Pernilla Holmes: Such as cultural significances perhaps? Buddha has so many varied traditions and associations around the world. Do you want your works to address these histories and traditions?

Zhang Huan: For me, I don’t think I’m making ‘Buddha’ works as such, but expressing humanity and the meaning of life through the form of Buddhist figures.

Pernilla Holmes: And yet Tibetan Buddhas, for example, are very important in your work. The bits of sculptures you found there are seriously damaged, raising the issue of the desecration of Tibetan temples, monasteries and the items inside by the Chinese government. It could be argued that enlarging these damaged objects seems to give your work a political edge.

Zhang Huan: Actually, I never care about politics, I just focus on art and life. What I really care about are the problems that all humans have to face together. Traffic accidents may cause people disabilty; violence may cause inury; wars kill innocent people; disasters result in homeless and broken families. These damaged states make me think about the fragility of the human.

Pernilla Holmes: Still, Tibet seems to have been an important part of the development of Buddha in your work – particularly the large sculptures such as the Three-Legged Buddha that you exhibited at the Royal Academy . It was in Tibet that you found the original object that the sculpture is based on.

Zhang Huan: Yes, most of these objects were found in Tibet , though some were from southeast Asia. For me personally, Tibet is a very powerful place. The particular environment – the tough, altiplano geography and climate – creates a kind of supernatural power. Facing such demonic nature, choking and difficult to live within, the Tibetan people look to a more powerful force to confront nature. The force is Buddha. For the Tibetan people, the meaning of life is death, and death is life. For rebirth, they spend two years on a pilgrimage to their holy land from their native villages.

In May 2005 when I was in Tibet , and went to Bakor Street in Lhasa , I was lucky to find a stub of a gold-plated statue’s lower torso. The legs on this Buddha statue spanned 40 centimetres across. The craftsmanship was impeccable, but the surface was completely beaten up and the original gold plating barely visible. In Tibetan Buddha statues, the upper torsos are typically composed with ‘three heads and six arms’ or ‘a thousand-arms’, or after ‘Joy Buddha’. During the Cultural Revolution, this stub was stolen from a monastery and since then has been passed around common society. For a long time this stub sat in my studio, and every time I looked at it I was moved by its mysterious power. These figures have traces of history in themselves, and a belief in life as well, just like human bodies.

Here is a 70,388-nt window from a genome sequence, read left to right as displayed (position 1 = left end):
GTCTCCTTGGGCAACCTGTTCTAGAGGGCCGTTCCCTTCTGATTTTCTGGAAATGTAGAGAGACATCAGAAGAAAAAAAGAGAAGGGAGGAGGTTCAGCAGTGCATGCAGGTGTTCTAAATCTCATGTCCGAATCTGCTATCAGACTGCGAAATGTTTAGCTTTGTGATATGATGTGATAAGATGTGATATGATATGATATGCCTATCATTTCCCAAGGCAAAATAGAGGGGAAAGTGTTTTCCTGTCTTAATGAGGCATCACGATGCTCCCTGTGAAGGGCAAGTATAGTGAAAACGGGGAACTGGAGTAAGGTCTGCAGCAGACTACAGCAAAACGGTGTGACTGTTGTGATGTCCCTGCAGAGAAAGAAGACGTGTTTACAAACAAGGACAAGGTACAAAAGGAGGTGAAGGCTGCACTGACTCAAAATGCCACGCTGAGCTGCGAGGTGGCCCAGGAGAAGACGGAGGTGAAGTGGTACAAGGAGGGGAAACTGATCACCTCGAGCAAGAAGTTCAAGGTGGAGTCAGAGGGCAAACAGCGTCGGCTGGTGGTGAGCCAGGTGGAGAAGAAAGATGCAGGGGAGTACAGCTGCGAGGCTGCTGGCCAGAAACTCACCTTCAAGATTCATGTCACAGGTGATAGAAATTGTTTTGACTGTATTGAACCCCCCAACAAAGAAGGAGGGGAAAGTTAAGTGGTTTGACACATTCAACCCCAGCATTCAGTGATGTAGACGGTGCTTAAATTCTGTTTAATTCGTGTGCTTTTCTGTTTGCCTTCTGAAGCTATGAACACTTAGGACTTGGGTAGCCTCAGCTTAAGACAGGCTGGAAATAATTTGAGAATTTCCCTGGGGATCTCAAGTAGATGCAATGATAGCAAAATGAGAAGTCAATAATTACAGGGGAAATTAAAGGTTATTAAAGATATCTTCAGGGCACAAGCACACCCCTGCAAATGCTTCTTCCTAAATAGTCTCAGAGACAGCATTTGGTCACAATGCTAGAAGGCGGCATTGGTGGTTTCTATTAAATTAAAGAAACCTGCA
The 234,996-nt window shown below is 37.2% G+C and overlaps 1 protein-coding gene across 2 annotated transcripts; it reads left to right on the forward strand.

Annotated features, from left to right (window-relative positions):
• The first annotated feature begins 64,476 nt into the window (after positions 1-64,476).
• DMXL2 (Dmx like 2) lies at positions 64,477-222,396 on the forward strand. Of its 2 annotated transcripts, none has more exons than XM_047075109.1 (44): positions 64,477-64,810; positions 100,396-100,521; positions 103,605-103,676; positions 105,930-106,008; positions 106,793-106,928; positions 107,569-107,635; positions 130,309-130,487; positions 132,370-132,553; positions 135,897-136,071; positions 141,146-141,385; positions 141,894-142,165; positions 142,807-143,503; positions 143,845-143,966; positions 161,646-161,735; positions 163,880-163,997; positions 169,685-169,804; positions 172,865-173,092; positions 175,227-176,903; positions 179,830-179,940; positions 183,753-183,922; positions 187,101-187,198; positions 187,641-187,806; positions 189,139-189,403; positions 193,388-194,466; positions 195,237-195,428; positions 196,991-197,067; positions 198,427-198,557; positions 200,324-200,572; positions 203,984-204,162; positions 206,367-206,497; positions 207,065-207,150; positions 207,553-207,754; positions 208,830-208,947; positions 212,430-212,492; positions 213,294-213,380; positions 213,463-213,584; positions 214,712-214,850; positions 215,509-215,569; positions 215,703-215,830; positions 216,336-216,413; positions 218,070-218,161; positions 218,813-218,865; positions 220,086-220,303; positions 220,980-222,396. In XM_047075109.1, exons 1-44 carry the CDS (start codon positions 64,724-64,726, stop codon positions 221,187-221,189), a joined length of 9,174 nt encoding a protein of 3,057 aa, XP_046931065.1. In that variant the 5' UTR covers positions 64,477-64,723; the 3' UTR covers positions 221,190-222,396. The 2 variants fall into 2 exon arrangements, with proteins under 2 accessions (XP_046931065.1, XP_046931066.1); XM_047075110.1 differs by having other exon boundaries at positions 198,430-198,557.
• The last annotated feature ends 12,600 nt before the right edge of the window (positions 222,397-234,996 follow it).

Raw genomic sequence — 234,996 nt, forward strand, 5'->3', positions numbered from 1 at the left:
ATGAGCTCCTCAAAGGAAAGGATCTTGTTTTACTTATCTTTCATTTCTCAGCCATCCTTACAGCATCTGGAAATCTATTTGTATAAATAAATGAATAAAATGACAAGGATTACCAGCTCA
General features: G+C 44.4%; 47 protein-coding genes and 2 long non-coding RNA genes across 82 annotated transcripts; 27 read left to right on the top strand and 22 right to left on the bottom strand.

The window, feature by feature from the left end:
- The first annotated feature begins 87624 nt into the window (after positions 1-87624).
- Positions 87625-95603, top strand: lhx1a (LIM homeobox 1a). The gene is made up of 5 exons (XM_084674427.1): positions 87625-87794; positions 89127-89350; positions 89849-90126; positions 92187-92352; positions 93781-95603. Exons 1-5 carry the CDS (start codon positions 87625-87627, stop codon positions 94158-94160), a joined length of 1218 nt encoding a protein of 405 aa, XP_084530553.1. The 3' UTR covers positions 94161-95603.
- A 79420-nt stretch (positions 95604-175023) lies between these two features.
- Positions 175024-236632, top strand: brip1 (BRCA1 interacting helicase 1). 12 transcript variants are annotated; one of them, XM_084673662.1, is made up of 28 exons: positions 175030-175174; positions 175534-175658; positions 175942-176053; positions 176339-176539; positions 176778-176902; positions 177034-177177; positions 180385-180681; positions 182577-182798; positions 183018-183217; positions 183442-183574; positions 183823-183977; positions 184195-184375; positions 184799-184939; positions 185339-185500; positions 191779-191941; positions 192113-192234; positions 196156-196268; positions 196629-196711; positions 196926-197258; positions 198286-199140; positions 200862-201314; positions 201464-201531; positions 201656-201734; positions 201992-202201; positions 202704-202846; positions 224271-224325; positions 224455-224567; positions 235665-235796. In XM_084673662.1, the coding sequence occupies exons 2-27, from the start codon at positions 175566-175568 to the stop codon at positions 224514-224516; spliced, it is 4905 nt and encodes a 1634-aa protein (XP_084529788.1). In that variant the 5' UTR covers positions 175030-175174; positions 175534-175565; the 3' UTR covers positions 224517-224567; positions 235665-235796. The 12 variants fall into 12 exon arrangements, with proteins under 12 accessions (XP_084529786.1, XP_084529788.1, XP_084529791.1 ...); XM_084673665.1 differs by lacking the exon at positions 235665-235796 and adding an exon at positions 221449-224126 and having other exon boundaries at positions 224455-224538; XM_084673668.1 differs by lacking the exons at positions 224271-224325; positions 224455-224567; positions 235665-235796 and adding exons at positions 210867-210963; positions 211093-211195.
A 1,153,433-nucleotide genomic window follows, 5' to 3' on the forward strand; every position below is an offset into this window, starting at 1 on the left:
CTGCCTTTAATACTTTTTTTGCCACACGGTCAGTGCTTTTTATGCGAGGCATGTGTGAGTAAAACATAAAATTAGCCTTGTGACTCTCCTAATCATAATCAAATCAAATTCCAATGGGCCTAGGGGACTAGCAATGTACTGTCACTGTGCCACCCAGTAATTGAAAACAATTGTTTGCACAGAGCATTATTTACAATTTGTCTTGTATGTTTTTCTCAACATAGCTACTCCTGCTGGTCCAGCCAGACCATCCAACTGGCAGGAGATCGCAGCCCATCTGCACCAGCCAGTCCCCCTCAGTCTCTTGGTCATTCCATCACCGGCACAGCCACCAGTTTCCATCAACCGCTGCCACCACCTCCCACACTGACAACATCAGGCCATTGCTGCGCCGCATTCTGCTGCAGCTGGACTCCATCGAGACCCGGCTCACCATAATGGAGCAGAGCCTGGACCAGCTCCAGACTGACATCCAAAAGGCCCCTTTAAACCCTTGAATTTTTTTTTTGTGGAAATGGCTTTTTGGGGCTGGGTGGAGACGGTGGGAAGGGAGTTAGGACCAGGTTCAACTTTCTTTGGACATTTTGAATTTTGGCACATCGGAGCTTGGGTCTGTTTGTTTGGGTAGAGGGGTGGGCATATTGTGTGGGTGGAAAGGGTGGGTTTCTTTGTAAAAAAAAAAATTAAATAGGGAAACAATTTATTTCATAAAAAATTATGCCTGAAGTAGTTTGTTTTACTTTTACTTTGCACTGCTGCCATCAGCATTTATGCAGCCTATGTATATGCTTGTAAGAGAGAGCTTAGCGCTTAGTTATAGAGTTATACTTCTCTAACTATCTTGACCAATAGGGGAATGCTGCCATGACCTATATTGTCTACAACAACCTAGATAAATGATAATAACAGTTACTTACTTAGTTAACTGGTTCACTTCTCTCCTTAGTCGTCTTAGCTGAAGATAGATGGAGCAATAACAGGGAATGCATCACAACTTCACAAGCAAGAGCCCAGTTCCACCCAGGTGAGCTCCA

Pernilla Holmes: I’d love to hear more about Lhasa and Bakor Street , where this object was found…

Zhang Huan: Lhasa is the holy land for Buddhism, where Potala Palace and Da Zhao Temple are situated. Bakor Street is on the west side of the plaza of Da Zhao Temple . Many people there are pilgrims who have come from all over Tibet . Each carries with them a prayer wheel (mani scripture wheel) in their hand, turning it clockwise ceaselessly and muttering the magic words, Om Mani Padme Hum constantly. These words are printed inside the prayer wheel. As such, turning the wheel all the way substitutes reading the words aloud numerous times. In this way Tibetan pilgrims think they can prolong their lives, and approach samsara early. On my way to Na Mu Cuo Lake, I found a small house built of stone and clay. I was curious so I stepped inside the house, and was surprised to discover a huge prayer wheel, powered by water, that turns endlessly. Such cleverness and wisdom.

Pernilla Holmes: Going back to the Three-Legged Buddha , it sounds like the original, dismembered object had two legs, while your sculpture has three. And it is stepping on a human head. Why?